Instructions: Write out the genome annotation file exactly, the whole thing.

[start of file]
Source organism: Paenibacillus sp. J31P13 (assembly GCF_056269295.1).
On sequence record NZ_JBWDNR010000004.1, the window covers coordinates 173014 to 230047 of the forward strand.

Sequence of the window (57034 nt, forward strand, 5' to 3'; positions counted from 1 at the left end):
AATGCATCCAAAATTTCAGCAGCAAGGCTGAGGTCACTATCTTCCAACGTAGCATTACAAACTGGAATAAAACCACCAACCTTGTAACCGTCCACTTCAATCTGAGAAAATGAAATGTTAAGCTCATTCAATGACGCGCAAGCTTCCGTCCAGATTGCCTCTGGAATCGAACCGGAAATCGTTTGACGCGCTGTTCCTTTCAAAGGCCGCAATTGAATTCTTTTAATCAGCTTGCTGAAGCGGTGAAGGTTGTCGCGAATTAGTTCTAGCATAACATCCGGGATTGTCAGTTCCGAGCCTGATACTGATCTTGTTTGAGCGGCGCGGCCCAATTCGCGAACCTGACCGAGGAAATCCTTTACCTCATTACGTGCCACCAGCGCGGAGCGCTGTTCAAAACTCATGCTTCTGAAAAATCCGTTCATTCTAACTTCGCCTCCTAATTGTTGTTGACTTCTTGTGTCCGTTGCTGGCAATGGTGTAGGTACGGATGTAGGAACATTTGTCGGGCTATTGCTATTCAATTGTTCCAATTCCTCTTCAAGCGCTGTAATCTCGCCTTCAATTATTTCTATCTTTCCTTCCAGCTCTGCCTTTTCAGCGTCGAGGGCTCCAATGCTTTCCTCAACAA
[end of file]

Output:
Source organism: Paenibacillus sp. J31P13 (assembly GCF_056269295.1).
On sequence record NZ_JBWDNR010000004.1, the window covers coordinates 173014 to 230047 of the forward strand.

Sequence of the window (57034 nt, forward strand, 5' to 3'; positions counted from 1 at the left end):
AATGCATCCAAAATTTCAGCAGCAAGGCTGAGGTCACTATCTTCCAACGTAGCATTACAAACTGGAATAAAACCACCAACCTTGTAACCGTCCACTTCAATCTGAGAAAATGAAATGTTAAGCTCATTCAATGACGCGCAAGCTTCCGTCCAGATTGCCTCTGGAATCGAACCGGAAATCGTTTGACGCGCTGTTCCTTTCAAAGGCCGCAATTGAATTCTTTTAATCAGCTTGCTGAAGCGGTGAAGGTTGTCGCGAATTAGTTCTAGCATAACATCCGGGATTGTCAGTTCCGAGCCTGATACTGATCTTGTTTGAGCGGCGCGGCCCAATTCGCGAACCTGACCGAGGAAATCCTTTACCTCATTACGTGCCACCAGCGCGGAGCGCTGTTCAAAACTCATGCTTCTGAAAAATCCGTTCATTCTAACTTCGCCTCCTAATTGTTGTTGACTTCTTGTGTCCGTTGCTGGCAATGGTGTAGGTACGGATGTAGGAACATTTGTCGGGCTATTGCTATTCAATTGTTCCAATTCCTCTTCAAGCGCTGTAATCTCGCCTTCAATTATTTCTATCTTTCCTTCCAGCTCTGCCTTTTCAGCGTCGAGGGCTCCAATGCTTTCCTCAACAA